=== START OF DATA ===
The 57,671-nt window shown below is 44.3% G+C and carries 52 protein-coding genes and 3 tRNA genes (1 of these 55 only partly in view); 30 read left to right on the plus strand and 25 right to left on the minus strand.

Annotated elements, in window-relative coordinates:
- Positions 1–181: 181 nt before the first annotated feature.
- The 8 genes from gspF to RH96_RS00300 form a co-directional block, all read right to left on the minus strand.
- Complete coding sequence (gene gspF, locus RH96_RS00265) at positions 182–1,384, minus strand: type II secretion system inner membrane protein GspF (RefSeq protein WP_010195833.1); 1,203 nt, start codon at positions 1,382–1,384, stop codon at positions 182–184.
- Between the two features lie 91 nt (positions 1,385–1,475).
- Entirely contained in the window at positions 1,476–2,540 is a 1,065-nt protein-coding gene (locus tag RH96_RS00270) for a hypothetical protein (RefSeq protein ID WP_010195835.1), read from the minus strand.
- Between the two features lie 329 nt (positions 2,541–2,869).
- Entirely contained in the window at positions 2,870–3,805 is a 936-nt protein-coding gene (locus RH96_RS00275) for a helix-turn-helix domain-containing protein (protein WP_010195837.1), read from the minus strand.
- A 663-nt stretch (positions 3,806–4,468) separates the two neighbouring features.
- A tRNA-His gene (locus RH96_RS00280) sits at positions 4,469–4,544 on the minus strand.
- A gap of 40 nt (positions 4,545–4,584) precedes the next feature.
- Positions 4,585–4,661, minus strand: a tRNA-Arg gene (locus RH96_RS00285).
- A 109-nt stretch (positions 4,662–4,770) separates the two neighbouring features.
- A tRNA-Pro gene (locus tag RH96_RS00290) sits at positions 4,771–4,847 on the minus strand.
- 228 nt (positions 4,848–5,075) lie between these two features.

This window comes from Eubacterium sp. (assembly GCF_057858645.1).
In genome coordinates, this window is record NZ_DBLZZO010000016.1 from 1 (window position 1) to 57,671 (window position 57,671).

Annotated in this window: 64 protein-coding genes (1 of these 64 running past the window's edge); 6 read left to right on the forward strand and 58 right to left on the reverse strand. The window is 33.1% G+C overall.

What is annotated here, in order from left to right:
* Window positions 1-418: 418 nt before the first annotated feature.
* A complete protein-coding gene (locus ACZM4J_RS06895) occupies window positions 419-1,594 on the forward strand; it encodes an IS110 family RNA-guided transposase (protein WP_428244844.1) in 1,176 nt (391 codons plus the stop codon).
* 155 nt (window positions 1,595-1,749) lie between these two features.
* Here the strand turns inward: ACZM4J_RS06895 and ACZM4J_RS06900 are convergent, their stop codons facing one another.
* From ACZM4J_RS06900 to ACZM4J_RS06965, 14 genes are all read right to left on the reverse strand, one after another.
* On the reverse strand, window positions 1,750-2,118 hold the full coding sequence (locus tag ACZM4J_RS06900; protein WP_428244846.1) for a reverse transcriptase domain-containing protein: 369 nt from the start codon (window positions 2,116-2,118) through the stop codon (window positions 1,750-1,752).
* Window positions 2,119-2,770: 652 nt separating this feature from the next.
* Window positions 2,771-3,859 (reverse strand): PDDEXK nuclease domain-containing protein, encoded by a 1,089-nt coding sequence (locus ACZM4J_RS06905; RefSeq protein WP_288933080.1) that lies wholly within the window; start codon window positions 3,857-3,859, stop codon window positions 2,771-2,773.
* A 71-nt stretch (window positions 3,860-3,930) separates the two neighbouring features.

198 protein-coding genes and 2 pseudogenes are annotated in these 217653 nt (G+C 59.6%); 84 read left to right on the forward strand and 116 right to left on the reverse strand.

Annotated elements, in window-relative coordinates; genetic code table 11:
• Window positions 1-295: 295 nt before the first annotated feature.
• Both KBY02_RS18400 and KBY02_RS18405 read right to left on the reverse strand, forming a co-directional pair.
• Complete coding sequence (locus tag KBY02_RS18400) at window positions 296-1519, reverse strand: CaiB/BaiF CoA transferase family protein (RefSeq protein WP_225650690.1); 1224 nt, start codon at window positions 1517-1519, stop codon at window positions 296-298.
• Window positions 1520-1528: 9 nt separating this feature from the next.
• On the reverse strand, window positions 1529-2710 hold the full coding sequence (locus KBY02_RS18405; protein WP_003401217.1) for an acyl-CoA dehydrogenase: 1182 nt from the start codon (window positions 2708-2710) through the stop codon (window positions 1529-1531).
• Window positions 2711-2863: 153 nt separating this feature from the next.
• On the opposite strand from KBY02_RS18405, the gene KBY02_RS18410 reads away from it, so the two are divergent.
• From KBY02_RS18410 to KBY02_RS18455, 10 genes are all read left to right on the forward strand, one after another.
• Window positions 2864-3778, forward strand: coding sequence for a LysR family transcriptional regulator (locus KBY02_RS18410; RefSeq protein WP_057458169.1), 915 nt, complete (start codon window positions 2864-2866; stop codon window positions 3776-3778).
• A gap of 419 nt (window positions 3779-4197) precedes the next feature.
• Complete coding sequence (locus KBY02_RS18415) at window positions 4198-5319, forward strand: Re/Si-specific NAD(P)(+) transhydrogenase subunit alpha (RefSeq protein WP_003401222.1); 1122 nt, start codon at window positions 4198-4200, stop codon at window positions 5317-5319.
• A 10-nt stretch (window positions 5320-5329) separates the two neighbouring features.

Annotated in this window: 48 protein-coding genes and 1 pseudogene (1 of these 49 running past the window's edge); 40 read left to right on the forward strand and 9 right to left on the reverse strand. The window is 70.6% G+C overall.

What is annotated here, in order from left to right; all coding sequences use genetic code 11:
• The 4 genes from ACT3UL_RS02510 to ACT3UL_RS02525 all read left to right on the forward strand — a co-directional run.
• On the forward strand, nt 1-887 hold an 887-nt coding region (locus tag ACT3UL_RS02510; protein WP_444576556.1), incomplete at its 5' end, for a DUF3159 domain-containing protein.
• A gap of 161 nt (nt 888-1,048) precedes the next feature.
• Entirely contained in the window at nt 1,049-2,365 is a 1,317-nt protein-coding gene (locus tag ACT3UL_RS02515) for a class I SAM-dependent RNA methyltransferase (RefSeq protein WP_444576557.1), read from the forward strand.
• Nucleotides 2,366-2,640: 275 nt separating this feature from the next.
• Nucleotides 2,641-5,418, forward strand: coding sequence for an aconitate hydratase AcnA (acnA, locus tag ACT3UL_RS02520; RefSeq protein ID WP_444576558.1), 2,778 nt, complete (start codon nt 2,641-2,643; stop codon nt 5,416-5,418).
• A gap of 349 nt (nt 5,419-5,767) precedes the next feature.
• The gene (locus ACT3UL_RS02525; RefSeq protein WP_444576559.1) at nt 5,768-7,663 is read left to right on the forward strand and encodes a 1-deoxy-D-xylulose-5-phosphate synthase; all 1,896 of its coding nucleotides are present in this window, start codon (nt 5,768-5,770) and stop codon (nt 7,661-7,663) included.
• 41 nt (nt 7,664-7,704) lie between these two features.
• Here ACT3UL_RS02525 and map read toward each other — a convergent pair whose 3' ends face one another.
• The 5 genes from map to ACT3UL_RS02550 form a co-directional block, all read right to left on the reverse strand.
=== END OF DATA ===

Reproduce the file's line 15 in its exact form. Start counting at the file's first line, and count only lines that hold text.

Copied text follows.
- A tRNA-Pro gene (locus tag RH96_RS00290) sits at positions 4,771–4,847 on the minus strand.